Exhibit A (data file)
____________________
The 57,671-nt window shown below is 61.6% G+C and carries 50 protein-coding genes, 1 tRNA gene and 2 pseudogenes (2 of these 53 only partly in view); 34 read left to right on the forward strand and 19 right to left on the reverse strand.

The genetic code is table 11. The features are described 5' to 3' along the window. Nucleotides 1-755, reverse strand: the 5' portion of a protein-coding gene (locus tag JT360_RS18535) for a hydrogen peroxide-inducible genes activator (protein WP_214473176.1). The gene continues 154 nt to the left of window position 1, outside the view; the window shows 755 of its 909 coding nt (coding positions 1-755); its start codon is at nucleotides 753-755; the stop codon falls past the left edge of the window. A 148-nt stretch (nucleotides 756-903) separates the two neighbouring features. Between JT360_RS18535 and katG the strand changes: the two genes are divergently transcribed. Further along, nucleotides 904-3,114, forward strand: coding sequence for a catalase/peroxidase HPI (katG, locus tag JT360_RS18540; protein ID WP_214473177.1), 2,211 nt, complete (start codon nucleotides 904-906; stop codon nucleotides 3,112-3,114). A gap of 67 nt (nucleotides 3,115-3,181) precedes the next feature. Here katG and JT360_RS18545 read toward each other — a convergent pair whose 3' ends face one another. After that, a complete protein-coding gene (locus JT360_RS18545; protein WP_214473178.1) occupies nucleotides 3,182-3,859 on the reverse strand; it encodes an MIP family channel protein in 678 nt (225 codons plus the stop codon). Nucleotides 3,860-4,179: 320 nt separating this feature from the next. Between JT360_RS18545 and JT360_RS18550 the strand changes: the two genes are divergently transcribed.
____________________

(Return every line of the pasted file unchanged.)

The 57,671-nt window shown below is 61.6% G+C and carries 50 protein-coding genes, 1 tRNA gene and 2 pseudogenes (2 of these 53 only partly in view); 34 read left to right on the forward strand and 19 right to left on the reverse strand.

The genetic code is table 11. The features are described 5' to 3' along the window. Nucleotides 1-755, reverse strand: the 5' portion of a protein-coding gene (locus tag JT360_RS18535) for a hydrogen peroxide-inducible genes activator (protein WP_214473176.1). The gene continues 154 nt to the left of window position 1, outside the view; the window shows 755 of its 909 coding nt (coding positions 1-755); its start codon is at nucleotides 753-755; the stop codon falls past the left edge of the window. A 148-nt stretch (nucleotides 756-903) separates the two neighbouring features. Between JT360_RS18535 and katG the strand changes: the two genes are divergently transcribed. Further along, nucleotides 904-3,114, forward strand: coding sequence for a catalase/peroxidase HPI (katG, locus tag JT360_RS18540; protein ID WP_214473177.1), 2,211 nt, complete (start codon nucleotides 904-906; stop codon nucleotides 3,112-3,114). A gap of 67 nt (nucleotides 3,115-3,181) precedes the next feature. Here katG and JT360_RS18545 read toward each other — a convergent pair whose 3' ends face one another. After that, a complete protein-coding gene (locus JT360_RS18545; protein WP_214473178.1) occupies nucleotides 3,182-3,859 on the reverse strand; it encodes an MIP family channel protein in 678 nt (225 codons plus the stop codon). Nucleotides 3,860-4,179: 320 nt separating this feature from the next. Between JT360_RS18545 and JT360_RS18550 the strand changes: the two genes are divergently transcribed.